This latest edition of AMR is a four-pack focused on pianos, synths, the boudoir, and all the feels.

St. Vincent – “New York”

This week mark’s the tenth anniversary of St. Vincent’s stunning debut LP Marry Me, which launched Annie Clark as a uniquely compelling creative force in the indie realm, a fuser of cerebral compositional ability with catchy song structures and a visual aesthetic rooted in her wide-eyed porcelain beauty. Did we mention her guitar hero chops? Well, a decade later, St. Vincent sets aside that guitar and releases “New York,” a pretty piano ballad from an established titan of the avant world. Because even avant-titans can be rocked by strained love in the greatest city in the world. This is the first song from her forthcoming album, due to be produced by Jack Antonoff.

Rhye – “Please”

R&B bedroom sensualists Rhye return, five years after releasing their modern-day make-out classic Woman. And they’re still clearly bent on increasing human population because damned if this song doesn’t sound like candles and perfume in the bedroom after midnight. The instruments hang in the air, warmly and truly, while vocalist Milosh’s androgynous vocal pierces the veil with Sade-styled lather. Try it for size tonight. The USA’s fertility rate is low right now, after all.

Cults – “Offering”

Cults are Madeline Follin and Brian Oblivion, the indie pop duo who launched out of NYC in 2010 to great blogosphere fanfare and have been largely silent since their 2013 LP Static. Their long-awaited return is here with the title track to the forthcoming album Offering, sounding something like if Johnny Jewel’s moody synth-champions Chromatics went and got a little happy. Take this one out on a night drive, when the world feels alive. Welcome back, Cults.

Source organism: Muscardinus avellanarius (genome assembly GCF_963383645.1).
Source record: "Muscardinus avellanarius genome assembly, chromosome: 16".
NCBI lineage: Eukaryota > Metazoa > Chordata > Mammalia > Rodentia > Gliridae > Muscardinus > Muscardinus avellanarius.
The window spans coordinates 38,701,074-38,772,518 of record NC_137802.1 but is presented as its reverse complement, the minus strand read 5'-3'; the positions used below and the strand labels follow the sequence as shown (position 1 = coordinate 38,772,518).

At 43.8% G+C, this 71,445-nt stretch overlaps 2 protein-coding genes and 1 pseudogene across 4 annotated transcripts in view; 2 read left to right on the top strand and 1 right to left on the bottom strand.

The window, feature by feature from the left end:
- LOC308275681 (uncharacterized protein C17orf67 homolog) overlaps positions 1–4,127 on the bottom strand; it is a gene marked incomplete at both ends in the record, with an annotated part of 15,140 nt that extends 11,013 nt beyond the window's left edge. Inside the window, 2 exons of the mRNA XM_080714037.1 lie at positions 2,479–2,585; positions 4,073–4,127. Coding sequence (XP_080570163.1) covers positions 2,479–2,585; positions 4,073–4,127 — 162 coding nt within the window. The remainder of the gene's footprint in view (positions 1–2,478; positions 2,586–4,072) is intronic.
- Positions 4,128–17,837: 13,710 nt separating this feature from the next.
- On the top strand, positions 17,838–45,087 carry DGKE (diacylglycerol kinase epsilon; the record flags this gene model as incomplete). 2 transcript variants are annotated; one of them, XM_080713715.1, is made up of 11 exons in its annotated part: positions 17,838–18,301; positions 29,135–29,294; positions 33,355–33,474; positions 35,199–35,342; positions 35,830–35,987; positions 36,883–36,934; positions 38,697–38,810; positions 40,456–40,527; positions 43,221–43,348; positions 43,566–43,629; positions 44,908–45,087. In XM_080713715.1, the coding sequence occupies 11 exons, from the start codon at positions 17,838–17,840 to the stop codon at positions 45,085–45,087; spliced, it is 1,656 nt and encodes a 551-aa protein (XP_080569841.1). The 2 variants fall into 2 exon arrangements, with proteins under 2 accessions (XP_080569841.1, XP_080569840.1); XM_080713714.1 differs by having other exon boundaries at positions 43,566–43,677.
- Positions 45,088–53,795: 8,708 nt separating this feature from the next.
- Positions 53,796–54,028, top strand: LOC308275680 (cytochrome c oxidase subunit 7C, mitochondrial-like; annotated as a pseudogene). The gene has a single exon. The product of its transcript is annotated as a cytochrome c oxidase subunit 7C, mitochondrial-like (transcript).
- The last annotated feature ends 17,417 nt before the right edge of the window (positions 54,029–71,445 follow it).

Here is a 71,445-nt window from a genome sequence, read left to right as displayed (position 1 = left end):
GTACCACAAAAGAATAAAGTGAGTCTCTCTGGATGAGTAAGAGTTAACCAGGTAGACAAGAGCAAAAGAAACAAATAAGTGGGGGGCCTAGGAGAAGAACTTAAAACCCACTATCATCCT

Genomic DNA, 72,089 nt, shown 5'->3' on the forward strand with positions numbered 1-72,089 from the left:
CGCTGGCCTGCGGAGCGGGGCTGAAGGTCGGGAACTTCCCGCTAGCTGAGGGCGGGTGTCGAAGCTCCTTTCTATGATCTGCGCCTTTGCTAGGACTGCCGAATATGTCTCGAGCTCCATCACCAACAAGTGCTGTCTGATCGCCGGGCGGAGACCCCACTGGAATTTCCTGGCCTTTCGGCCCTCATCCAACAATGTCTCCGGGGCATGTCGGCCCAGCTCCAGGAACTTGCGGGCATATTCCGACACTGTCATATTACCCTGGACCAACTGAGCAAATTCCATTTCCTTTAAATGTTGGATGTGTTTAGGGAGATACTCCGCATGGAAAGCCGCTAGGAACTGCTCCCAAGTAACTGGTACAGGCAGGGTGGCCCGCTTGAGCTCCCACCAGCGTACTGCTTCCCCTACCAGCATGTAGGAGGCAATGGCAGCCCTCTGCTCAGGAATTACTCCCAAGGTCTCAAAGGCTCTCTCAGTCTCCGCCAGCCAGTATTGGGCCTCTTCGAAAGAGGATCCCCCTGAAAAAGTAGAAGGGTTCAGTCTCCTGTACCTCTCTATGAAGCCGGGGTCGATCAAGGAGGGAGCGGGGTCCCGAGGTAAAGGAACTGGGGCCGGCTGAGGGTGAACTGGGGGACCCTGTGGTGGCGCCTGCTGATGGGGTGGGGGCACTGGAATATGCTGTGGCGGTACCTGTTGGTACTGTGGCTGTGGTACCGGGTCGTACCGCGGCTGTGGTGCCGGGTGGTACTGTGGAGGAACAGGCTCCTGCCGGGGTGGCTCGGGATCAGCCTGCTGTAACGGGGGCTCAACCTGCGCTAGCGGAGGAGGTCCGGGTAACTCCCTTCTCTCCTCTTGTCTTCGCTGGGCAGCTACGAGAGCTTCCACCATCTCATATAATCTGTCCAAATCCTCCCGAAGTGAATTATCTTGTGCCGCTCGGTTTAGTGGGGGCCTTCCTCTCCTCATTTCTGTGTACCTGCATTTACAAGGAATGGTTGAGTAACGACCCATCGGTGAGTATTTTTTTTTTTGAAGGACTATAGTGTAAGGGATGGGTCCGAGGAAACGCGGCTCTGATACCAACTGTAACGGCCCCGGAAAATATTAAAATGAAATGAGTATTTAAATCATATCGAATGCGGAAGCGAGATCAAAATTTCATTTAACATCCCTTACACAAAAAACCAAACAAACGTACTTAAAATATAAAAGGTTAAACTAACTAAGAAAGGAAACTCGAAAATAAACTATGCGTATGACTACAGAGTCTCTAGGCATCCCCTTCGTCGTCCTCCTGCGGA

Zola Jesus – “Soak,” “Exhumed” & “Hunger”

Fans of post-industrial cold wave synths and operatic vocals, rejoice, because the queen of the game Zola Jesus is back with an album titled Okovi. It’s a Slavic word for “shackles,” though there’s a sense of liberation in these two first listens we hear Zola (real name Nika Roza Danilova). “Soak” is a new listen as of today, a mid-tempo drama written from the perspective of a serial killer’s victim. There are two other listens from the record, too: “Exhumed” takes the sort of piercing strings we’ve heard in the hands of trap masters like TNGHT and couches them in her trademark dark theatrics, while “Hunger” takes things in a more pop-oriented direction. They’re all here: